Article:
How to Remove Very Small Stripped Screws
Nearly every man-made object, from shelving units to motherboards in computers, is connected by screws. When the head of a screw becomes stripped from improper installation or wear and tear, it can be very difficult to remove. A few tools used in conjunction will help to remove these stubborn parts.
Isolate the screw as best you can from the rest of the object. For instance, if the screw is stuck in a wooden shelf, remove the shelf from the shelving unit. This will allow you better access to the screw.
Don your protective eyewear and face mask. Using a small metal saw, cut a straight line across the head of the screw, regardless of previous lines or grooves. Insert a flathead screwdriver into the new line and remove the screw. You may need to try a few sizes of screwdriver before you find the correct size.
Use a drill if you are unsuccessful with or unable to get a metal saw. Start with the smallest drill bit possible and make a hole in the middle of the screw’s head. Drill holes into the screw’s head using progressively larger drill bits, until the head of the screw is completely removed. Use pliers to pull or rotate the screw until it is removed.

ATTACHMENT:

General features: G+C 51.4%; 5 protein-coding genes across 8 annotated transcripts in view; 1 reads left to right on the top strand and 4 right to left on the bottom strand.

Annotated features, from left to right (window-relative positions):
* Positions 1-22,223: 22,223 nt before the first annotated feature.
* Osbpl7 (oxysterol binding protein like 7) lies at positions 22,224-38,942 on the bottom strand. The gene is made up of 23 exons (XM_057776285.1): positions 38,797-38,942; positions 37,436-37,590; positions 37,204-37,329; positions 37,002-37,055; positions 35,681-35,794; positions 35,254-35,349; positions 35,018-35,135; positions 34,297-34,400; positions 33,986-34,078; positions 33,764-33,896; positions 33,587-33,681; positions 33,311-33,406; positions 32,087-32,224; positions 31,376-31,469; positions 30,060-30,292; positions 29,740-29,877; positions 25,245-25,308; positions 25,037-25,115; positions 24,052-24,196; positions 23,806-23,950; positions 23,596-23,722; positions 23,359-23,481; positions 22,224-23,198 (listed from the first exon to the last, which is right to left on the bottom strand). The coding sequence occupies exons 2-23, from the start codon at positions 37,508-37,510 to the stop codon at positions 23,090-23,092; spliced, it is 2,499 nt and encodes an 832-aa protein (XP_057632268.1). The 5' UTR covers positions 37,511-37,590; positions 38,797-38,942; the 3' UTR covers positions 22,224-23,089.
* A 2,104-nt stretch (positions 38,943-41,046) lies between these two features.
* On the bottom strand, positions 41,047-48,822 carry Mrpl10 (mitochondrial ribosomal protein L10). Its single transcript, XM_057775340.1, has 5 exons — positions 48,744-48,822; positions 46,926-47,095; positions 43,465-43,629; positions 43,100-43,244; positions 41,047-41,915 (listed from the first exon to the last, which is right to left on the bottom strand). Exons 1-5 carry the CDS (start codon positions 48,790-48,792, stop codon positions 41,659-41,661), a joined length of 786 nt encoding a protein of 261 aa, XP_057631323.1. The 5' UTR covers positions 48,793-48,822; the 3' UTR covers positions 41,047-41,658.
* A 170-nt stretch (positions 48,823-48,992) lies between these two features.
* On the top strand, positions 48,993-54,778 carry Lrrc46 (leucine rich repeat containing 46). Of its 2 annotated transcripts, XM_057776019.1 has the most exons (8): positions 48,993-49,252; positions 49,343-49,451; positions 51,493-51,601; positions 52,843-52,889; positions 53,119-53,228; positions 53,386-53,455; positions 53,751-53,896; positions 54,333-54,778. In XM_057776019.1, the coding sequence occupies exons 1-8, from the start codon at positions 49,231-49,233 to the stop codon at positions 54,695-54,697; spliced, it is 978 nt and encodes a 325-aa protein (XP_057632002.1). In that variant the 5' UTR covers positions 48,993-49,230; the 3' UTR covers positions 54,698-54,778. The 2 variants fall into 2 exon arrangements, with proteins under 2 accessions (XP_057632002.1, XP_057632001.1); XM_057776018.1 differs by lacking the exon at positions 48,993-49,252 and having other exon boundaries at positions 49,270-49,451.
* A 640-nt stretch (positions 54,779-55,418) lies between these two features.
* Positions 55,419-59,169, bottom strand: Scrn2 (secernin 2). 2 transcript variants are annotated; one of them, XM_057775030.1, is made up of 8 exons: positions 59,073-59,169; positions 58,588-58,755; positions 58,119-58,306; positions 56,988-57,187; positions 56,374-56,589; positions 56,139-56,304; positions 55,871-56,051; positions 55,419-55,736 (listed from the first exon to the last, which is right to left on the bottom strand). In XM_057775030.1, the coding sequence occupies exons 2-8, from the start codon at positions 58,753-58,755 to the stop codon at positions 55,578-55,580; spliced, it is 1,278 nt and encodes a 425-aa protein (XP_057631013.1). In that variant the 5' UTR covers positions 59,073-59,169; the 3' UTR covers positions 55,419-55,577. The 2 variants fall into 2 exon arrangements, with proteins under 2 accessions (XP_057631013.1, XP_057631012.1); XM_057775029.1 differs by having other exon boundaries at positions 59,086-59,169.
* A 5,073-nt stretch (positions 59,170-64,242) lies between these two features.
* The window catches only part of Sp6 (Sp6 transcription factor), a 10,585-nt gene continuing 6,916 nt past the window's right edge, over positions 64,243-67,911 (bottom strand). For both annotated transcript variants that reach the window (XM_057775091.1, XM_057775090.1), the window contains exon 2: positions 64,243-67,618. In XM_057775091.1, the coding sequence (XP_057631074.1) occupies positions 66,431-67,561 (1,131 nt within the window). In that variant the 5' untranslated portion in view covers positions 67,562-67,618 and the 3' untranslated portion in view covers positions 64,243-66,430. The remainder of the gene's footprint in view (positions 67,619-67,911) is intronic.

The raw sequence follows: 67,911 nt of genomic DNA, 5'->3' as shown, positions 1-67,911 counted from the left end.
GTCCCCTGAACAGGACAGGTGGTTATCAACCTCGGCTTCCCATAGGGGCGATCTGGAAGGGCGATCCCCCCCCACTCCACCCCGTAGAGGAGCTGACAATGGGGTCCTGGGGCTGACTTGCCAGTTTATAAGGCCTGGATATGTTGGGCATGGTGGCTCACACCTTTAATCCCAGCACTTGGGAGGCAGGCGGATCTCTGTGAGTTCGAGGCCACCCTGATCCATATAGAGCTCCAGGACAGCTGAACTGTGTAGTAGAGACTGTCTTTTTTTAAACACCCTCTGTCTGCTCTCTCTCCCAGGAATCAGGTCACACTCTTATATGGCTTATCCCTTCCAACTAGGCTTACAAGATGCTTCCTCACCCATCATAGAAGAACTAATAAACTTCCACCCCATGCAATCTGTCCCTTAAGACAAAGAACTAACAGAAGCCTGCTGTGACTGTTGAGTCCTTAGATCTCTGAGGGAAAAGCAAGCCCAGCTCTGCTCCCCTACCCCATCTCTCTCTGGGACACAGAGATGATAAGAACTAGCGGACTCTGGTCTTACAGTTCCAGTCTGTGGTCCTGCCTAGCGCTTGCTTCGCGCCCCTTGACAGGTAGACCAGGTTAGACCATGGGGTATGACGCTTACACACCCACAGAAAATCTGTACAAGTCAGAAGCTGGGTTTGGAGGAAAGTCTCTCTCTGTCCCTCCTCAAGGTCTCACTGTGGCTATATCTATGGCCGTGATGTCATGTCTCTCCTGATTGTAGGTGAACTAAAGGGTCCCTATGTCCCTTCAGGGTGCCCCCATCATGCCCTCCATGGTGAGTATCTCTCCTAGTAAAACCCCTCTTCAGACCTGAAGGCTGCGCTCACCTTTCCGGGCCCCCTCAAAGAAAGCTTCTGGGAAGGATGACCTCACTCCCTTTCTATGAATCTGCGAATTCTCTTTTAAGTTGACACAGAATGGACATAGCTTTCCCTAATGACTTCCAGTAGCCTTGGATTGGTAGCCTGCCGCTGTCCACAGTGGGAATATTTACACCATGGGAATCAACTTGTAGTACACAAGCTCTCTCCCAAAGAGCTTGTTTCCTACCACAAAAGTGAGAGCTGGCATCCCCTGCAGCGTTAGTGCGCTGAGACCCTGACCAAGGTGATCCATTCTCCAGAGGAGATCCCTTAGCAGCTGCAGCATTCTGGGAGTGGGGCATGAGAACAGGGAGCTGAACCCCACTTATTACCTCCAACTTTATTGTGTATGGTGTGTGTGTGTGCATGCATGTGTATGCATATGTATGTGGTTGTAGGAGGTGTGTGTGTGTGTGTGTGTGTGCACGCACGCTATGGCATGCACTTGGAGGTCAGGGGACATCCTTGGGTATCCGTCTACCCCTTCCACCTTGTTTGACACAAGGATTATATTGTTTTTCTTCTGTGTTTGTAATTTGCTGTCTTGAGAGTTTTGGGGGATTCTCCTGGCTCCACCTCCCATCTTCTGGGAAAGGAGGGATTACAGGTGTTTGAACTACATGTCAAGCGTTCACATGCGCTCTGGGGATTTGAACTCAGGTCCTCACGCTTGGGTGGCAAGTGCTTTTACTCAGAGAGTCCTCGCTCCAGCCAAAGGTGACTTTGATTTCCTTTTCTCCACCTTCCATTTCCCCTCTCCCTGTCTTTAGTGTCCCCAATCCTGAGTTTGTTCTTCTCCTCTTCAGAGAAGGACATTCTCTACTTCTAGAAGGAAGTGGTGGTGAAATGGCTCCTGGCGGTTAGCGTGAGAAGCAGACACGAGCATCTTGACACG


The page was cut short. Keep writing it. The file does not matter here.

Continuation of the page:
Get a screw extractor from a hardware store if the other methods do not work. A screw extractor will enter the hole around the screw in order to properly remove it. If you use a screw extractor, be sure you have the right size extractor and bit for the job. Take one of the screws you successfully removed from the same object to a hardware specialty store and have a professional provide you with the correct sizes for your tools.
Things You Will Need
- Metal saw
- Flathead screwdrivers
- Protective goggles and mask
- Drill and small drill bits
- Screw extractor
Wear protective goggles and a mask whenever sawing or drilling to prevent shards or dust from entering your eyes or mouth.
Samantha Volz has been involved in journalistic and informative writing for over eight years. She holds a bachelor's degree in English literature from Lycoming College, Williamsport, Pennsylvania, with a minor in European history. In college she was editor-in-chief of the student newspaper and completed a professional internship with the "Williamsport Sun-Gazette," serving as a full-time reporter. She resides in Horsham, Pennsylvania.